A Boozy Tale
I made the mistake of watching Another Round and Days of Wine and Roses back to back this weekend. No wonder I’m in a deep funk now. Both films deal with alcoholism, a disease I’ve dealt with with most of my life. Although each movie does a good job showing the joys and pitfalls of alcohol, it was painful seeing the downhill journey of their main characters.
In Days of Wine and Roses, Jack Lemmon and Lee Remick play a husband and wife going through the steps that lead to the bottom of the bottle. They both earned Oscar® nominations for their compelling performances back in 1962.
Now many years later, Another Round has earned two Oscar® nods, one for director Thomas Vinterberg and one for Best International Feature Film. In my opinion actor Mads Mikkelsen also deserves an award nomination for his terrific turn as a boring middle-aged high school teacher who gets involved in an alcohol experiment that goes awry. One of his close-ups shows the saddest face I’ve ever seen on screen. It’s heartbreaking.
Alcohol is a funny thing.
It makes us merry with a zing.
Then takes us down a rabbit hole
and causes some to lose their soul.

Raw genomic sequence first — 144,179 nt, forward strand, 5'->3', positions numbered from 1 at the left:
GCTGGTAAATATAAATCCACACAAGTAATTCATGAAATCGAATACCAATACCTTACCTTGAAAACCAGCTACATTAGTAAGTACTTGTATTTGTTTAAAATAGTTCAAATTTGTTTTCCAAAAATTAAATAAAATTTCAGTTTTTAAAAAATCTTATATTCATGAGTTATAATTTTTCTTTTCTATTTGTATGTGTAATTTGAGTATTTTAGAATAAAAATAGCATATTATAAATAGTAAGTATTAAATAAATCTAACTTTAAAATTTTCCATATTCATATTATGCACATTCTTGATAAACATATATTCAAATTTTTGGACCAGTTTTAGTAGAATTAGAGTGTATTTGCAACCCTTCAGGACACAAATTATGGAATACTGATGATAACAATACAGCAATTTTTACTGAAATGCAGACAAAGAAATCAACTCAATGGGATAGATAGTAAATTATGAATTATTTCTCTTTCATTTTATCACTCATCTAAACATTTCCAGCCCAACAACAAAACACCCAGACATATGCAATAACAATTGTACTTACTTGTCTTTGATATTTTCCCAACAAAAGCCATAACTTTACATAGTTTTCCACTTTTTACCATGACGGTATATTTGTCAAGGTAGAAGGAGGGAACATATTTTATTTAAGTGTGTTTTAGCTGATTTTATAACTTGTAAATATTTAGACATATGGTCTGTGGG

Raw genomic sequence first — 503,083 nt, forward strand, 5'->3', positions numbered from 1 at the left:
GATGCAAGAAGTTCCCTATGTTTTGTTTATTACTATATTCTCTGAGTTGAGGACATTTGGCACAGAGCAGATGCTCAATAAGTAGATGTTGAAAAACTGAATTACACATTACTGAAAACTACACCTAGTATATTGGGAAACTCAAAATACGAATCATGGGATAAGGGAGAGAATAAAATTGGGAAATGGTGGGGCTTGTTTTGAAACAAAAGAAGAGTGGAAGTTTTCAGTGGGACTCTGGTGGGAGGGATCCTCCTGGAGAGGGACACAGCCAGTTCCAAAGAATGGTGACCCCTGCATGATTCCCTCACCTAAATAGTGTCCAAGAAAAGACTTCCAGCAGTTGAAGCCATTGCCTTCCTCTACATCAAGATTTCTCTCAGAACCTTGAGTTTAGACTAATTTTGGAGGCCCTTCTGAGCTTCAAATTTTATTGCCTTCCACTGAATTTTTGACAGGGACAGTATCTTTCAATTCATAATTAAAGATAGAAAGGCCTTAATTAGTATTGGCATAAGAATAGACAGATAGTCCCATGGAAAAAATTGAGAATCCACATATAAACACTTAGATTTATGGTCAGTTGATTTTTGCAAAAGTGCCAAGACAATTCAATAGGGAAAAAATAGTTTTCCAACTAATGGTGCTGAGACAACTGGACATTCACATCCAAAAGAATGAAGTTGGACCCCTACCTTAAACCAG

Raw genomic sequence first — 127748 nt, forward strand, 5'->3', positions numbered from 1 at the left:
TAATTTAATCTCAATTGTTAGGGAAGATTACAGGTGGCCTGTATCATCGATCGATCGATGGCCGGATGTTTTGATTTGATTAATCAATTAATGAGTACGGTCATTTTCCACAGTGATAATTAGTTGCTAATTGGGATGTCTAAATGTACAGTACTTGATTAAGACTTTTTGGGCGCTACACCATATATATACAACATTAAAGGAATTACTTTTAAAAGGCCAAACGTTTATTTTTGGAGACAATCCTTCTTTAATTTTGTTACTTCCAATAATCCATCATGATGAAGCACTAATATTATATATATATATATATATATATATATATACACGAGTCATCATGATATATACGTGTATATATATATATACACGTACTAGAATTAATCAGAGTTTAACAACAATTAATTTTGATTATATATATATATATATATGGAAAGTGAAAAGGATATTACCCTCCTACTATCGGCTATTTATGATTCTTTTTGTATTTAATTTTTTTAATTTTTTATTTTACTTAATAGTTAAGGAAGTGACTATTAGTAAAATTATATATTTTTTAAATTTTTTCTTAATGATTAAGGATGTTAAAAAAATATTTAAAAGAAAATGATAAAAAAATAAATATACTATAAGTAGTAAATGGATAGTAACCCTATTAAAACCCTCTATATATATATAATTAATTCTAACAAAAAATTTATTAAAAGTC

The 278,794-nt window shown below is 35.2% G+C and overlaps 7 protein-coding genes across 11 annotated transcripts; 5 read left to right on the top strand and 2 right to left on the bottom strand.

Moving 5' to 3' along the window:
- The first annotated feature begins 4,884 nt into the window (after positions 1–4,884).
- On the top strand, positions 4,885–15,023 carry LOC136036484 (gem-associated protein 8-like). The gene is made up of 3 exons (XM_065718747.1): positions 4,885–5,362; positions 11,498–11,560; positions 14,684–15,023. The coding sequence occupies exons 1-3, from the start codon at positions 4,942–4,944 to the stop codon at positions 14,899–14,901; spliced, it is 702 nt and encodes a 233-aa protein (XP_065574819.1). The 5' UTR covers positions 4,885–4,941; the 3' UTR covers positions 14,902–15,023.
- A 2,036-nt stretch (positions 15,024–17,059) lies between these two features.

“Another Round” shows how this works
when four men act like they are jerks.
“Experimenting” they all say
by drinking more and more each day.
They think this might their life improve.
and for a while they’re in the groove.
They all are teachers. But are they smart?
Rationalizing becomes Art.
Denmark’s Another Round includes some humorous scenes, especially those showing how four friends celebrating Nikolaj’s (Magnus Millang) 40th birthday justify their reckless experiment. Martin (Mikkelsen’s character) knows that everyone – even his wife (Maria Bonnevie) and students – can’t help noticing how boring he’s become. That’s why he agrees to be one of the four participants in this dangerous study.
All four will try to maintain a constant level of alcohol in their bodies, and they promise to record breathalyzer results to make sure everything is “scientific.” It’s clear to us that these four men struggle with deep emotional issues. Will alcohol help them?
Of course, at the beginning each teacher feels more confident and vital and interesting. Martin surprises his students with an entirely new approach to history, and they love it! The three other teachers feel much better also.
Unfortunately, things begin to unravel. For example, Peter (Lars Ranthe), the music teacher, advises a shy student to drink a couple drops of alcohol before taking an important exam; Tommy (Thomas Bo Larsen), the soccer coach, leaves booze bottles in easily found places; and Martin does a little dance as he enters a faculty meeting.
Speaking of dancing, Mikkelsen gets a chance to show off his talent as a dancer in the last scene. It’s worth waiting for! However, we are not sure what that means.
Sometimes too much to drink is barely enough. – Mark Twain
(Released by Samuel Goldwyn Films and rated “R” by MPAA.)